organization and achieve those objectives. As far as increasing participation, we have used utility incentives, rebates, training, contests and demand response programs to help reduce energy consumption and expenses and to help advance recycling in our facilities. We see more regulations and fines to be more an influence in recycling and waste consumption. As far as sustain- able purchasing, organizational guidelines, criteria, goals and tracking and reporting can be valuable.” Mayo Clinic’s Mairose emphasizes the softer approach, too.

“Education is the only way to move the

ball forward on the buyer side of the supply chain,” he said. “Regulations and penalties will only serve to increase expense in a sector of the industry that is still nascent at best with undefined expectations and widely varying definitions of sustainable products.”

Don’t underestimate the sales pitch, urged Intermountain’s Bergstrom, with the ham- mer being something of a last resort. “I believe that part of the solution is to prepare a compelling case for the initia- tive, make a solid connection to the health benefits of the initiative, and make sustain- ability a part of performance reviews,” he said. “Carbon fees and regulation certainly will get the attention of our businesses and may be the only way to elevate the needed action.”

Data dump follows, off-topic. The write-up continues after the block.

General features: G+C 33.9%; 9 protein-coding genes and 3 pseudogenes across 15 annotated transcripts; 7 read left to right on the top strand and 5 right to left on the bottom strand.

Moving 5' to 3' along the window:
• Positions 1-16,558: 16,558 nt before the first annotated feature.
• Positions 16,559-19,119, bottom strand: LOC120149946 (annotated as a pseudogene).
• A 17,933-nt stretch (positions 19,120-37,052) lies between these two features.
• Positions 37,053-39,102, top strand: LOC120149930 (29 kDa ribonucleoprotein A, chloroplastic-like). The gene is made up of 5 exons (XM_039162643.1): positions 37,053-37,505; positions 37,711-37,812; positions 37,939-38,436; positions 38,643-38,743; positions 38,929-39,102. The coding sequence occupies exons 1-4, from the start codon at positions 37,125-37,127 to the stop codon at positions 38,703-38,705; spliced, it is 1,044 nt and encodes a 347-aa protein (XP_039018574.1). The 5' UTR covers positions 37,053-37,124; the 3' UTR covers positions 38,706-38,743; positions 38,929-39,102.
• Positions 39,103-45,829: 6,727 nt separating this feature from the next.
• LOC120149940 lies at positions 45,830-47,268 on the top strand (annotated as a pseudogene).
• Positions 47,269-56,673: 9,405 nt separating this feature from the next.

Duke’s Crawford favors incentives over penalties as the preferred mo- tivator.

“Regulations, fees and fines are not necessarily the driving force to increase interest in this space,” she asserted. “Without enforcement, which in this envi- ronment would be unlikely due to more pressing demands, they don’t work. Incentives would be a positive, not negative reward, which may draw more interest to perform at a higher level of sustainable involvement.” Greenhealth Exchange’s Starr concurs. “Measured goals would be one